Failed States Journal

Failed States is a journal of new writing about place, helmed by MagCulture’s very own Jamie Atherton. Born out of frustration with borders, walls, and the UK’s departure from the EU, Failed States’ first issue, recently launched via Kickstarter, considers the notion of islands.

The compact magazine begins with a note from Jamie (above), who comments on the impact of the deteriorating environment on low-lying islands, and also speaks of the issue’s limitations, which lie in its western bias. He states that as the journal emerged organically, most of its writers have hailed from the UK and the US. It is refreshing to read a magazine that is aware of its limited perspective, and that in turn roots the reader in the fact that each of our worlds are so small; we are all, in effect, islands.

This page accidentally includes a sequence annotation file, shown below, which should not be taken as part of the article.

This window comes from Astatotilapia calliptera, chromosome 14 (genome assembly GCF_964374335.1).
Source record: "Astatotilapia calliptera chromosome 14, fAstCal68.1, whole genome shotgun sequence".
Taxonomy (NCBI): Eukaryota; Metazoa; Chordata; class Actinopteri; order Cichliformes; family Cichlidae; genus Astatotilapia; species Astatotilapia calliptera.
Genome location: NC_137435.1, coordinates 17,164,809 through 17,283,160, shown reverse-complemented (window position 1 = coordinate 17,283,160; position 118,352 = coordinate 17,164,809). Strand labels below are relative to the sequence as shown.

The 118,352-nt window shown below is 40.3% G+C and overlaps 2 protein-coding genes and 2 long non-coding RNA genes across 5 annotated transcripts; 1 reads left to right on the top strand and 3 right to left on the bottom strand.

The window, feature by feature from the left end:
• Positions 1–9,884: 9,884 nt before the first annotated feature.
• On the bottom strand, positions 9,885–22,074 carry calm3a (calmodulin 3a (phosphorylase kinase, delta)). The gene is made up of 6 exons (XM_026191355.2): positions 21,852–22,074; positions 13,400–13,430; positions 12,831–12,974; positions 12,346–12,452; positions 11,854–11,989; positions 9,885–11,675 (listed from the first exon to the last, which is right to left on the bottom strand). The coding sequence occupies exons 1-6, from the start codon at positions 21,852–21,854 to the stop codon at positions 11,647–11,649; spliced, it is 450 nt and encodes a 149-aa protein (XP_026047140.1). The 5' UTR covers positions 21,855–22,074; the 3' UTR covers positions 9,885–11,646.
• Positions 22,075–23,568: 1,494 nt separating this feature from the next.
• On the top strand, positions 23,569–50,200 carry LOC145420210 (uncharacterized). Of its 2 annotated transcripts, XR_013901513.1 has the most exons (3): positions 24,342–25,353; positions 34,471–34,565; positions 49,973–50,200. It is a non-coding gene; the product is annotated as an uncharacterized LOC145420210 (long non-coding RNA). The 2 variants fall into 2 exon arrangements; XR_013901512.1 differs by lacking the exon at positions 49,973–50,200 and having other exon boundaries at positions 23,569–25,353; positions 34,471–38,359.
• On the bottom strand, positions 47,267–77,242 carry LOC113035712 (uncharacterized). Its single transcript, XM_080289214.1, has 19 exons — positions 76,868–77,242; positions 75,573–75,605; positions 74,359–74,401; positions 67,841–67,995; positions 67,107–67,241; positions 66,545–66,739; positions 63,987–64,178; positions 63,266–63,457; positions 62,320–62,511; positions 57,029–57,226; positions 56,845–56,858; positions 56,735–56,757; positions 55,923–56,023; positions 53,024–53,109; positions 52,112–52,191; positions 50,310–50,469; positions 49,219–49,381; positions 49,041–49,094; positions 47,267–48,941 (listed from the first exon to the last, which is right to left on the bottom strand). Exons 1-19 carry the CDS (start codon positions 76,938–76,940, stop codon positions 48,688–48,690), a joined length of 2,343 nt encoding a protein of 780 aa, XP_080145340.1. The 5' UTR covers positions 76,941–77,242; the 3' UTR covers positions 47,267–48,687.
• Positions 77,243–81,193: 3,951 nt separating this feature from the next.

Starting with ambitions for a 64-page volume, the standard of submissions saw it grow to be a more significant 114 pages. The issue includes a carefully paced mix of poetry, photo journals, artworks, lists and personal essays. Everything is brief and to the point. Excerpts from Joseph Curran’s ‘On the subject of creating a film on a remote island’ crop up at several points; vague and intriguing diary entries about his time working on a film for the National Trust.

Elsewhere, Martin John Callanan presents a table of statistics from some of the world’s many islands, which include population size and data rate per person. More conceptually, Paul Clinton imagines islands and otherness in his essay ‘TGI Friday’, which responds to Michel Tournier’s 1967 novel Vendredi in relation to Brexit. The ‘other’ comes up as a recurring theme throughout the issue.

Failed States is presented as a scrapbook of ideas, its pacing and large text size making it easily dipped in and out of. It muses on its theme imaginatively, offering a glimmer of hope, creativity and clarity in adverse times.